The Global Reporting Initiative (GRI), one of the leading organizations promoting standardized ESG reporting, announced today the launch of the revised Universal Standards. The publication marks a major update to the organization’s sustainability reporting standards, incorporating human rights disclosures and applying a due diligence approach addressing the major sustainability risk areas.
GRI Sustainability Reporting Standards are the most commonly accepted global standards for sustainability reporting by companies, developed to enable consistent reporting across companies and industries, providing clearer communication to stakeholders regarding sustainability matters. The standards are available for reporting across a wide range of ESG-related topics, ranging from anti-corruption practices to biodiversity and emissions.
In 2015, the GRI established the Global Sustainability Standards Board (GSSB) as an independent operating entity with sole responsibility for the development of GRI sustainability standards, which were launched in 2016. In 2019, the GSSB initiated a project to review the standards, aiming to improve the quality and consistency of sustainability reporting.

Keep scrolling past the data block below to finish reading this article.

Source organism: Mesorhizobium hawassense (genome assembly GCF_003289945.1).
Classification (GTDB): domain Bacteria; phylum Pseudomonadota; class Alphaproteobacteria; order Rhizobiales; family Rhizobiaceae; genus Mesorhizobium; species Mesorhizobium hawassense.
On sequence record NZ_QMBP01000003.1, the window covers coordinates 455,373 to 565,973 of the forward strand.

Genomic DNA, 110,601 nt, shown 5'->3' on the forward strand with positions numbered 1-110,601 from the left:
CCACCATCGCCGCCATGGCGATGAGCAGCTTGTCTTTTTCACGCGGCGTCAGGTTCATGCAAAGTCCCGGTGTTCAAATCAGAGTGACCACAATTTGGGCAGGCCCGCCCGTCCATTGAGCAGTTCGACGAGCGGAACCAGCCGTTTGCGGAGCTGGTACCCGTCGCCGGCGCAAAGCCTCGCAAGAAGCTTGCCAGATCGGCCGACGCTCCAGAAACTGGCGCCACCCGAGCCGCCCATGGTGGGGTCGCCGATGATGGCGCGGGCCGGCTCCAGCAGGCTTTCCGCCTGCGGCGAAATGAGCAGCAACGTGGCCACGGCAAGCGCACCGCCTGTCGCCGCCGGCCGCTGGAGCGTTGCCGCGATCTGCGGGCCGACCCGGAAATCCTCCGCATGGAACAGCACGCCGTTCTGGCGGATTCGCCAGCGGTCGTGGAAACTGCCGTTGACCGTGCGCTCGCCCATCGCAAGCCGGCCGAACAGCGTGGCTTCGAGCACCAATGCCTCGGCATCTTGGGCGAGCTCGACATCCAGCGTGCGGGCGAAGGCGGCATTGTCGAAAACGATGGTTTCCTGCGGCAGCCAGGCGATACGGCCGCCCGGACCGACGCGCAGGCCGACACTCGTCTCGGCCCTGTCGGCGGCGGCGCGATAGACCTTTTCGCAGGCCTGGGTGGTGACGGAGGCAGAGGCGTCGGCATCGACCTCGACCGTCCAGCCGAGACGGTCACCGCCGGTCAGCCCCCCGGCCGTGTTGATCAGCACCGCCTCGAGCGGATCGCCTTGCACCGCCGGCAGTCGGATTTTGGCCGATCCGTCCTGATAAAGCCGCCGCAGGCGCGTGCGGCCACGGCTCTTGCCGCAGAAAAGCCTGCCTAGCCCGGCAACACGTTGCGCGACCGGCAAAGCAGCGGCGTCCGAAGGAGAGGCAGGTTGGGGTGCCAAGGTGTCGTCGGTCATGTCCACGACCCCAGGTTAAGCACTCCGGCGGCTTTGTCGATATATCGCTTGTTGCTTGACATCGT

Judy Kuszewski, Chair of the GSSB, said:
“With the most significant change since the GRI Standards launched in 2016, the revised Universal Standards set a new global benchmark for corporate transparency. Fully addressing gaps between the available disclosure frameworks and intergovernmental expectations for responsible business, including human rights reporting, they will enable more effective and comprehensive reporting than ever before.
In addition to a strengthened transparency on human rights, and an enhanced due diligence-focused approach, the revised standards are expected to bring a heightened focus on determining material sustainability topics, along with clarity on reporting principles, requirements and structure. According to the GRI, the Universal Standards will position organizations to meet emerging regulatory reporting requirements, such as the EU Corporate Sustainability Reporting Directive and the IFRS plans for enterprise value standards.
“Built around the concepts of impact, material topics, due diligence and stakeholder engagement, these updates make it clear how companies can provide transparency and accountability in what they report. We are providing them with the tools to demonstrate understanding of their impacts and respond to the information demands of their stakeholders, including investors, governments, and civil society.”
The GRI also published the Sector Standard Project for Oil and Gas, its first sector-specific reporting standard. The standard facilitates disclosures related to the impact of operations, as well as the progress companies are making in support of the future transition to a low-carbon economy. Future standards are under development for a wide range of sectors including coal, mining, agriculture, aquaculture and fishing.